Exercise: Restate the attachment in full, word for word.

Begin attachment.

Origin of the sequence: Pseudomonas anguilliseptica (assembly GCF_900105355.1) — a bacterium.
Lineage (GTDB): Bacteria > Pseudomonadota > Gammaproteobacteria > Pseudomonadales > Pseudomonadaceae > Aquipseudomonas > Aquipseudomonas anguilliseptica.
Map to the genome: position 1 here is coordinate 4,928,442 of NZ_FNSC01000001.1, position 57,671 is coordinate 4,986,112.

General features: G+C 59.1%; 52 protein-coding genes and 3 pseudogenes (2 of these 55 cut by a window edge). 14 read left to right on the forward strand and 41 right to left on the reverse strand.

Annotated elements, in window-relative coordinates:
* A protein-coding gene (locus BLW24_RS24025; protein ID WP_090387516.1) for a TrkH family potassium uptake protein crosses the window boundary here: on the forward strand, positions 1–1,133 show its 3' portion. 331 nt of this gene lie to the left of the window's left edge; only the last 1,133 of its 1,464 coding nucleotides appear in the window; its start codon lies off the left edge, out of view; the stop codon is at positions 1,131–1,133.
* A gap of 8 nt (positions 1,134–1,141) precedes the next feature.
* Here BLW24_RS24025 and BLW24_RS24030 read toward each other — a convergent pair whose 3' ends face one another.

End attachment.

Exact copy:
Origin of the sequence: Pseudomonas anguilliseptica (assembly GCF_900105355.1) — a bacterium.
Lineage (GTDB): Bacteria > Pseudomonadota > Gammaproteobacteria > Pseudomonadales > Pseudomonadaceae > Aquipseudomonas > Aquipseudomonas anguilliseptica.
Map to the genome: position 1 here is coordinate 4,928,442 of NZ_FNSC01000001.1, position 57,671 is coordinate 4,986,112.

General features: G+C 59.1%; 52 protein-coding genes and 3 pseudogenes (2 of these 55 cut by a window edge). 14 read left to right on the forward strand and 41 right to left on the reverse strand.

Annotated elements, in window-relative coordinates:
* A protein-coding gene (locus BLW24_RS24025; protein ID WP_090387516.1) for a TrkH family potassium uptake protein crosses the window boundary here: on the forward strand, positions 1–1,133 show its 3' portion. 331 nt of this gene lie to the left of the window's left edge; only the last 1,133 of its 1,464 coding nucleotides appear in the window; its start codon lies off the left edge, out of view; the stop codon is at positions 1,131–1,133.
* A gap of 8 nt (positions 1,134–1,141) precedes the next feature.
* Here BLW24_RS24025 and BLW24_RS24030 read toward each other — a convergent pair whose 3' ends face one another.